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Addicted to Busy

We are all spread too thin, taking on more than we can handle, trying to do so much—almost as if we are afraid that if we were to take a moment of rest, we might discover that all our busyness is covering up an essential lack in our lives.

But God never meant for us to be so busy. God desires for us to have rest and peace. In Addicted to Busy: Recovery for the Rushed Soul, Brady Boyd, lead pastor at New Life Church in Colorado Springs, shows you how to live a life that embraces stillness and solitude, so you can find the peace that God wants for you.

Brady took some time to answer a few questions about his new book.

Q: This book reflects your own journey from “chaotic, busy living” to a more restful and rhythmic life. How bad was your own busyness addiction?

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How Christian Case Making Turns “Free Riders” Into “First Responders”

I’ve been part of a first responder family my entire life. I was born while my father was in the police academy and grew up during his law enforcement career. Prior to his retirement, I entered the academy and my son was born. He watched me serve as a first responder as he grew up and then entered the academy as well; he’s been serving as an officer for several years now. I’ve listened to the stories of first responders (or told my own) for the past fifty-three years. I’ve learned an important truth about law enforcement first responders. There are no “free riders” in a police patrol car. When two officers are working together in a unit, there are no passengers. Each has a job to do. The driver obviously guides the unit, decides where the tandem will patrol, and is responsible for safely navigating the car, even during incredibly tense and difficult situations. But the officer sitting in the passenger seat is just as active and engaged as the driver; he’s not just along for the ride. He’s responsible for all radio communications with the station, is primarily responsible for the reports written during the shift, and is often the best set of eyes in the unit. First responder “passengers” can teach us something about our lives as Christians.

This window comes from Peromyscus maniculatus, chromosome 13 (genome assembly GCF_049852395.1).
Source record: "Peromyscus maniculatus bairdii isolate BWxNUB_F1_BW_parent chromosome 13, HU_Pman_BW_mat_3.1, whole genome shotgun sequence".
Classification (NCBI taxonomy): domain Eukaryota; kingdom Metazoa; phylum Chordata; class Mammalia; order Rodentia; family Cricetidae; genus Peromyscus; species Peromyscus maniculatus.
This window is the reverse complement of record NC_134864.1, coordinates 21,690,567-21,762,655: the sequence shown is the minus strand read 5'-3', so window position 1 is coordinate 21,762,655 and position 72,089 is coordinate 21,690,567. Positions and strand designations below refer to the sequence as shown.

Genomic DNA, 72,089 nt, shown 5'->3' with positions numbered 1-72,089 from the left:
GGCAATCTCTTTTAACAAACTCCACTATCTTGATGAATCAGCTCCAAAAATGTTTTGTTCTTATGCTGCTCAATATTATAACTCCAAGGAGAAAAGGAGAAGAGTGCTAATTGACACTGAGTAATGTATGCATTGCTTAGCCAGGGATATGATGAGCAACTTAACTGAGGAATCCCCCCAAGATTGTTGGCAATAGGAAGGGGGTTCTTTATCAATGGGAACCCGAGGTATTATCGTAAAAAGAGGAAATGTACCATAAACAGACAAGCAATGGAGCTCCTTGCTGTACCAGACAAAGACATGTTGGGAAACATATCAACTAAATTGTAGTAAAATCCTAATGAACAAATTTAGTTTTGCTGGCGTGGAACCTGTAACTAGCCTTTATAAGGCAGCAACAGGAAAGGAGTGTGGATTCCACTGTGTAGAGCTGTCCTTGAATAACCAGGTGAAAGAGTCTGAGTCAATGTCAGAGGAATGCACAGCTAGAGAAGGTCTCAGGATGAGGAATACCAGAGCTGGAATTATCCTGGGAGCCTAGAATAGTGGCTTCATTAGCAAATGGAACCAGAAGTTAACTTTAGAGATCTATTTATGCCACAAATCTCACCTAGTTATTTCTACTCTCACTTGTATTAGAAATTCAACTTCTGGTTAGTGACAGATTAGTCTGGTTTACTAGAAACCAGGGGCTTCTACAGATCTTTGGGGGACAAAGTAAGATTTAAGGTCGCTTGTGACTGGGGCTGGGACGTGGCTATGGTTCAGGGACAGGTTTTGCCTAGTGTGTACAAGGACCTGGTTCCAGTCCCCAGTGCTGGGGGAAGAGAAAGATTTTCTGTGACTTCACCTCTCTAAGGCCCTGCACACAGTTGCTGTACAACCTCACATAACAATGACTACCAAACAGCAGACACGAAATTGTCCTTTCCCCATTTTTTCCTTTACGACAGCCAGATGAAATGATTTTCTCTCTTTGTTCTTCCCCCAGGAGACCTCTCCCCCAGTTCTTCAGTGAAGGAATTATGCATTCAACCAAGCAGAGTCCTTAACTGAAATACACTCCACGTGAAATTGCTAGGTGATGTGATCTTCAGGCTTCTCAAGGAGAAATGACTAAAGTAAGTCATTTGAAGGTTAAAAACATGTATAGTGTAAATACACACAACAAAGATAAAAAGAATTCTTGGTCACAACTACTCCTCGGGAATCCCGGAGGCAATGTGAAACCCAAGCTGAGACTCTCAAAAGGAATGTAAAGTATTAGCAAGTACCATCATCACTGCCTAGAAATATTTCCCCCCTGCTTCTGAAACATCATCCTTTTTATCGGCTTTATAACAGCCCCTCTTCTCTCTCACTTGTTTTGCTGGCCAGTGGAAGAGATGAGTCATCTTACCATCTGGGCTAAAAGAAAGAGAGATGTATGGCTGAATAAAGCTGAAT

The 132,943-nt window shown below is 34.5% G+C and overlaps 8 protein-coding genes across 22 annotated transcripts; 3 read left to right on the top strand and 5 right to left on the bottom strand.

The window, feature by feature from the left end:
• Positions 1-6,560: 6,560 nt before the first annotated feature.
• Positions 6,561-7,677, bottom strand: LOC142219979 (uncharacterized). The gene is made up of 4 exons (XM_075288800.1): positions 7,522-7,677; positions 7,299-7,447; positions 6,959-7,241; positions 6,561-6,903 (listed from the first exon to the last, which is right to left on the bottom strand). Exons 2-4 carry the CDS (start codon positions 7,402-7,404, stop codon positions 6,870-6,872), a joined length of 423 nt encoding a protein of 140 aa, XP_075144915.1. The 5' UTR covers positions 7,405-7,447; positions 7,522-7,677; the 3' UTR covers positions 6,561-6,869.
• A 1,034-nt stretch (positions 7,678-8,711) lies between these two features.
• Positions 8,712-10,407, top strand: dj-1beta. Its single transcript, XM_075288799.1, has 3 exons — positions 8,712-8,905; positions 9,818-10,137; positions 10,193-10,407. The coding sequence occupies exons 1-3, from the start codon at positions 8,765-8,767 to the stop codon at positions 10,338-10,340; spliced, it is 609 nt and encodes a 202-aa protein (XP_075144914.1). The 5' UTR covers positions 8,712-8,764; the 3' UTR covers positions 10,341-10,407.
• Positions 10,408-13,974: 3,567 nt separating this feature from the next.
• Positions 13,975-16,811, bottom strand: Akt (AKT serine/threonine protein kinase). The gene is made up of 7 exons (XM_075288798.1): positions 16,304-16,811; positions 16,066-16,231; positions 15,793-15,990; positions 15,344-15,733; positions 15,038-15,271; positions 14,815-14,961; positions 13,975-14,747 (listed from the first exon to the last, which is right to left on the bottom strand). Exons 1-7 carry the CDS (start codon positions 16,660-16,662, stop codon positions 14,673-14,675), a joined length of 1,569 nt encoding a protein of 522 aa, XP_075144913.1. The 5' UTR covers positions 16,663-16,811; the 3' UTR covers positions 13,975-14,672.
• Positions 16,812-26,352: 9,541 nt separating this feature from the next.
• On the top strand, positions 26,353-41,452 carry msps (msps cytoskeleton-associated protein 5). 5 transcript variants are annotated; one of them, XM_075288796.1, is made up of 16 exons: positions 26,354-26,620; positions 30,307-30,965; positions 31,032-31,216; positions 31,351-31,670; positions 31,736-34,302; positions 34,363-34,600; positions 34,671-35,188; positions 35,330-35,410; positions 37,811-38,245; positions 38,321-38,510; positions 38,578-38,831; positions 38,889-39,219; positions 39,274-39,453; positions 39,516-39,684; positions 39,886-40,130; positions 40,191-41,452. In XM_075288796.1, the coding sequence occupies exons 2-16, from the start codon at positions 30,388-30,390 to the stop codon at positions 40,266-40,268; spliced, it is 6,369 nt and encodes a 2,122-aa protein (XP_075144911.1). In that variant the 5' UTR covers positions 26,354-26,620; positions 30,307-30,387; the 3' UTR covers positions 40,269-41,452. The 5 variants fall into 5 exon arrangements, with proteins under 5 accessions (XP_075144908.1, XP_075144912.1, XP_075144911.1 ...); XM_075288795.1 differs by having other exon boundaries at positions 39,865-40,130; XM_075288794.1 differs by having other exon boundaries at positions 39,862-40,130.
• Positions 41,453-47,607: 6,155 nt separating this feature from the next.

If you’ve been a member of a local church for any period of time, you’ve probably noticed twenty percent of the members serve actively while eighty percent usually enjoy the benefits of this service (the old 20/80 principle). There are many “free riders” in the church who are willing to attend but don’t seem to be engaged in much more than this. Well, I want to confess something to you: I am now part of that eighty percent. With my speaking and writing schedule, I am seldom at home on Sundays and when I am, I am usually unable to help out at church. I often feel lucky to be there at all. And there’s something else you probably already know: the twenty percent who are working hard to help out with the weekly service may still be unengaged in what they believe as Christians. Even though they are working hard, they still may not know much about Christianity. You can be a “free rider” even though you appear to be working hard.